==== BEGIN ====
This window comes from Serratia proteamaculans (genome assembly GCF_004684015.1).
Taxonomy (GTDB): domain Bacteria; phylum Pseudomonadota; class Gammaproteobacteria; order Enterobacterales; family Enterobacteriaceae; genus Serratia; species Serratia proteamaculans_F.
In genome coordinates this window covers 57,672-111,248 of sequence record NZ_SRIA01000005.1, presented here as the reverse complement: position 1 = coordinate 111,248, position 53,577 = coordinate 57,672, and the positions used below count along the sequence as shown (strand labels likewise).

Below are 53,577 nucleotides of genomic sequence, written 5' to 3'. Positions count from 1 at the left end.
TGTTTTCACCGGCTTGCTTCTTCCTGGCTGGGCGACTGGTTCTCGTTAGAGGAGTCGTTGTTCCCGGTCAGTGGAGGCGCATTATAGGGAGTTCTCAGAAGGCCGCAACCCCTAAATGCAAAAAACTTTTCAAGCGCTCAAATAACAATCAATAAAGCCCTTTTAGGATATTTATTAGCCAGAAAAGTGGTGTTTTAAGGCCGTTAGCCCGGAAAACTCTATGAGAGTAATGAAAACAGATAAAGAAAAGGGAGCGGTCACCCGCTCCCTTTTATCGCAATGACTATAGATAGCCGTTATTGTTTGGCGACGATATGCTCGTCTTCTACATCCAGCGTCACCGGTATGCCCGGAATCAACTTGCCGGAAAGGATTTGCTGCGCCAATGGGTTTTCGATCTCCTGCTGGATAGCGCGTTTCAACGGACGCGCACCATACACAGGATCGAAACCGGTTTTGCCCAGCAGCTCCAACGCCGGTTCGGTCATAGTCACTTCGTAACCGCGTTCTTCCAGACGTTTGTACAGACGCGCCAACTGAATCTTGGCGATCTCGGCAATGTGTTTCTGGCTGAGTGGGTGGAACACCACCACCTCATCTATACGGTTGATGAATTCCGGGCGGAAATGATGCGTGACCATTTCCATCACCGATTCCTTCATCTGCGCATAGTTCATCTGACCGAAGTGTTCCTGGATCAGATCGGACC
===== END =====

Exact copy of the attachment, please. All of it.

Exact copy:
This window comes from Serratia proteamaculans (genome assembly GCF_004684015.1).
Taxonomy (GTDB): domain Bacteria; phylum Pseudomonadota; class Gammaproteobacteria; order Enterobacterales; family Enterobacteriaceae; genus Serratia; species Serratia proteamaculans_F.
In genome coordinates this window covers 57,672-111,248 of sequence record NZ_SRIA01000005.1, presented here as the reverse complement: position 1 = coordinate 111,248, position 53,577 = coordinate 57,672, and the positions used below count along the sequence as shown (strand labels likewise).

Below are 53,577 nucleotides of genomic sequence, written 5' to 3'. Positions count from 1 at the left end.
TGTTTTCACCGGCTTGCTTCTTCCTGGCTGGGCGACTGGTTCTCGTTAGAGGAGTCGTTGTTCCCGGTCAGTGGAGGCGCATTATAGGGAGTTCTCAGAAGGCCGCAACCCCTAAATGCAAAAAACTTTTCAAGCGCTCAAATAACAATCAATAAAGCCCTTTTAGGATATTTATTAGCCAGAAAAGTGGTGTTTTAAGGCCGTTAGCCCGGAAAACTCTATGAGAGTAATGAAAACAGATAAAGAAAAGGGAGCGGTCACCCGCTCCCTTTTATCGCAATGACTATAGATAGCCGTTATTGTTTGGCGACGATATGCTCGTCTTCTACATCCAGCGTCACCGGTATGCCCGGAATCAACTTGCCGGAAAGGATTTGCTGCGCCAATGGGTTTTCGATCTCCTGCTGGATAGCGCGTTTCAACGGACGCGCACCATACACAGGATCGAAACCGGTTTTGCCCAGCAGCTCCAACGCCGGTTCGGTCATAGTCACTTCGTAACCGCGTTCTTCCAGACGTTTGTACAGACGCGCCAACTGAATCTTGGCGATCTCGGCAATGTGTTTCTGGCTGAGTGGGTGGAACACCACCACCTCATCTATACGGTTGATGAATTCCGGGCGGAAATGATGCGTGACCATTTCCATCACCGATTCCTTCATCTGCGCATAGTTCATCTGACCGAAGTGTTCCTGGATCAGATCGGACC